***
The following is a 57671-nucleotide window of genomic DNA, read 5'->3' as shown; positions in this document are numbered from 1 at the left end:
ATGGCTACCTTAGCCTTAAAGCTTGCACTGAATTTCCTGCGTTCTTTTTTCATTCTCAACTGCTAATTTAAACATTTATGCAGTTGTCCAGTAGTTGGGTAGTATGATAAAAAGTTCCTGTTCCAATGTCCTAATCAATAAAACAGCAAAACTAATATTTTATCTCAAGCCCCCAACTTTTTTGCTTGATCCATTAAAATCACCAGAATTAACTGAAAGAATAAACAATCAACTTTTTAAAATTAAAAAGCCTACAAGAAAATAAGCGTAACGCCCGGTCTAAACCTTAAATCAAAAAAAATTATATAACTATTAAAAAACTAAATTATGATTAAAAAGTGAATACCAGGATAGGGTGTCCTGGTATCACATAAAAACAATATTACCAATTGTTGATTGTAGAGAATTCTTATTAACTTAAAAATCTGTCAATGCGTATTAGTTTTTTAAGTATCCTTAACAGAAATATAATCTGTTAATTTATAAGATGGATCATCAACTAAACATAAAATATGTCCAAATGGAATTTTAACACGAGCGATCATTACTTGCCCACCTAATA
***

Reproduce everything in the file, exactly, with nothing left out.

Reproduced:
The following is a 57671-nucleotide window of genomic DNA, read 5'->3' as shown; positions in this document are numbered from 1 at the left end:
ATGGCTACCTTAGCCTTAAAGCTTGCACTGAATTTCCTGCGTTCTTTTTTCATTCTCAACTGCTAATTTAAACATTTATGCAGTTGTCCAGTAGTTGGGTAGTATGATAAAAAGTTCCTGTTCCAATGTCCTAATCAATAAAACAGCAAAACTAATATTTTATCTCAAGCCCCCAACTTTTTTGCTTGATCCATTAAAATCACCAGAATTAACTGAAAGAATAAACAATCAACTTTTTAAAATTAAAAAGCCTACAAGAAAATAAGCGTAACGCCCGGTCTAAACCTTAAATCAAAAAAAATTATATAACTATTAAAAAACTAAATTATGATTAAAAAGTGAATACCAGGATAGGGTGTCCTGGTATCACATAAAAACAATATTACCAATTGTTGATTGTAGAGAATTCTTATTAACTTAAAAATCTGTCAATGCGTATTAGTTTTTTAAGTATCCTTAACAGAAATATAATCTGTTAATTTATAAGATGGATCATCAACTAAACATAAAATATGTCCAAATGGAATTTTAACACGAGCGATCATTACTTGCCCACCTAATA